Time to upgrade my turntable?

I'm thinking about getting a new turntable to replace my 4 year old Pro-ject Debut Carbon with an acrylic platter and 2M Blue cartridge (with about 600 hours on it). My budget right now is about $1000 but would consider spending a bit more for right turntable. Currently my system consists of a Sansui B-2101 2 amp (200 wpc) powering ADS L1290 speakers (the speakers will be upgraded shortly to ADS L1590's when I find and replace a couple drivers). I am using a Yamaha DSP A1 as the preamp (I like the DSP sound fields that imitate jazz clubs and concert halls). I do have the matching Sansui C-2101 preamp but it is not currently in line.  I also use a DBX 3BX DS impact restorer and expander/compressor. 

I listen to classical music and jazz.

What would you suggest? I might prefer to stay within the Pro-ject line as I could reuse the acrylic platter (if one is not provided with the recommended turntable). Perhaps the debut pro or X1?
Stylus life!

This "article" above is nonsense, because each stylus profile is different, we have Conical and F.Gyger and the life span difference between them is HUGE!


SoundSmith: "We believe that styli should be checked carefully by microscopic exam by someone who knows what to look for at 1000 hours, as that is the typical maximum life for a properly aligned stylus before record damage begins."

Apparently according to Jico (manufacturer of the highly regarded SAS stylus), the amount of playing time where a stylus will maintain its specified level of distortion at 15kHz is as follows:

  • Spherical / Conical - 150hrs
  • Elliptical - 250hrs
  • Shibata/Line contact - 400hrs
  • SAS/MicroRidge - 500hrs

"This is not to say that at 500 hrs a SAS stylus is "worn out" - but at that stage the wear has reached the point where distortion at 15kHz surpasses the level specified by Jico for a new stylus. (Which I believe is 3%).

Some manufacturers have traditionally defined a stylus as being "worn out" when it starts to damage the record... in these terms the figures provided by Jico can at least be doubled, and in some cases quadrupled.

In pure sonic terms on pristine vinyl a top notch elliptical can do as well as all but the very best Line Contact / Shibata styli, but will ultimately be surpassed by the better MicroLine styli.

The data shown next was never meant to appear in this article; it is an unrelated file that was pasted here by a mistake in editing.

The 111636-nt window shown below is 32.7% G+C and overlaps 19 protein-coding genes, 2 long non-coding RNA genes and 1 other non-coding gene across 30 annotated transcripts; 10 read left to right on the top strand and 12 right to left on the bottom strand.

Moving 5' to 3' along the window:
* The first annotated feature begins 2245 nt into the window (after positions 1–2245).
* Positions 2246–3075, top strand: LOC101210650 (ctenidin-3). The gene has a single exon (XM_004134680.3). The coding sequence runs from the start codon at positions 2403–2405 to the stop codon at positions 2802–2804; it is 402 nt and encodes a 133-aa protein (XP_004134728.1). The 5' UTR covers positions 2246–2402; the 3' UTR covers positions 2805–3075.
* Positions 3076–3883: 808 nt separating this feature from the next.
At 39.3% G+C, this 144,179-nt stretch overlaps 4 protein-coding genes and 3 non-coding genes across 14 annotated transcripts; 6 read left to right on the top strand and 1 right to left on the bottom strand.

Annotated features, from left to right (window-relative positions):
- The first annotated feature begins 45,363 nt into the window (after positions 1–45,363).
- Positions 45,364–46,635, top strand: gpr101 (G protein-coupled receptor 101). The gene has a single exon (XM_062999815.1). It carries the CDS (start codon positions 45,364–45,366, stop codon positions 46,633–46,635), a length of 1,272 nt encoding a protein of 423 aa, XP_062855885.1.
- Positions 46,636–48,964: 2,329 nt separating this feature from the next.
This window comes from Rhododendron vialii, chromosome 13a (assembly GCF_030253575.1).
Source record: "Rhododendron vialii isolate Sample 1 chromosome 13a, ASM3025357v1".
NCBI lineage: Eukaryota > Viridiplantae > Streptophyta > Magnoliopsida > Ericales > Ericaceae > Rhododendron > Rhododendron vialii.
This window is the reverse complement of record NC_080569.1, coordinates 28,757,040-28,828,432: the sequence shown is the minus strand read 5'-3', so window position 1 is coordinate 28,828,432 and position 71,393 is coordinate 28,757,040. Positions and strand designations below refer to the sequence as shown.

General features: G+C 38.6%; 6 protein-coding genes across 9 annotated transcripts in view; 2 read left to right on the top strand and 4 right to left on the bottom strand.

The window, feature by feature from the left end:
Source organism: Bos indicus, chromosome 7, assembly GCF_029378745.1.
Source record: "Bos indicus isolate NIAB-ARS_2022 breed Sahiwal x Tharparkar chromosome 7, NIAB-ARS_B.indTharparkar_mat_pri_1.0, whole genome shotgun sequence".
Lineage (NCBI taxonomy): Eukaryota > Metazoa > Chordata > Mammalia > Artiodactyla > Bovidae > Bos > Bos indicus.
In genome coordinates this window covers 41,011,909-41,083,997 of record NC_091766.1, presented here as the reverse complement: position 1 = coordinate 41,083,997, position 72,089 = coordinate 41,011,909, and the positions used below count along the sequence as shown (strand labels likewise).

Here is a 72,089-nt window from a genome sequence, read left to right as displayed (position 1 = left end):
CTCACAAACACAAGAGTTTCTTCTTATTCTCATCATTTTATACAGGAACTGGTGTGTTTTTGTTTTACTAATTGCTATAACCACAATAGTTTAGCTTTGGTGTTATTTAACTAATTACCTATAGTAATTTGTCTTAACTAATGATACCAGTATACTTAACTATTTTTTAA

However in terms of reduced wear on both stylus and records - the entry point is the Line contact / Shibata category.

In terms of playing back worn vinyl line contact stylus types also have an advantage in that they can contact "virgin" unworn vinyl.

Narrower side radius = improved tracking and reduced high frequency distortion."

@chakster , Can't argue with any of that. Somebody should make an inexpensive cartridge distortion analyzer. You can see the distortion headed upwards and know that it is time to replace the stylus before damage sets in. You'd buy one in a heartbeat if the price was reasonable.
Probably could do it with any computer, a program and the right interface/ADC. I bet it could be done for less than $300.

 , no, you are definitely not a wet behind the ears noob. Dry behind the ears maybe. 

@mr_m , Sorry but I have to disagree. That was 3 cents worth.

@artemus_5 , you should be be so negative about DSP. You will also be using it eventually. Actually, you already are. Every recent recording you have was manipulated by DSP. Ignorance is bliss.
Many different angles given here all valid given certain circumstances.  I'll offer another alternative.  Why not just go with an MC?

There are better turntables than the Pro-Ject Debut, but its not bad by any means and I think your tone are may handle MC; just verify that you can adjust VTA and Azimuth.

I'd recommend the Hana SH (High output MC).  With 2mV output you can plug right into your MM port.  Sound quality improvement will be significantly noticeable for $750 and will buy you time to research all the options.

I enjoyed the Ortofon 2M Blue, was more impressed with the 2M Black's detail and deep bass capability, but found the nude elliptical on the Black to be very unforgiving and best used only on pristine vinyl.  My vinyl collection varies. The Hana SH is even more detailed, natural then the Ortofon 2M Black and unlike the 2M Black, more forgiving on worn vinyl.

When you get ready to move on a new turntable you can transfer the Hana over as it will pair well with much higher level tone arms and turntables.
$1000 won’t get you an improvement, but $1500 might. Speaking from experience, I went from the same Pro-ject table you have, to the $1500 Marantz TT15S1. It’s a table made by ClearAudio for Marantz. Very noticeable upgrade over the Pro-ject and one of the best turntable bargains out there. It uses the ClearAudio Satisfy tonearm and original version of the CA Virtuoso Wood cart. Look up what those two components sell for separately, and you’ll see what an incredible deal the Marantz is.
One other note; you may want to consider the Audiogon vendors (TMR, etc.) that will take your Pro-Ject in trade.  Some offer consignment as an alternative to trade-in price.  I've found consignment almost doubles the trade-in value and only takes 4-6 weeks to complete a sale.

There's also on-line vendors with robust trade in programs on most equipment like Hi-Fi Heaven and Overture.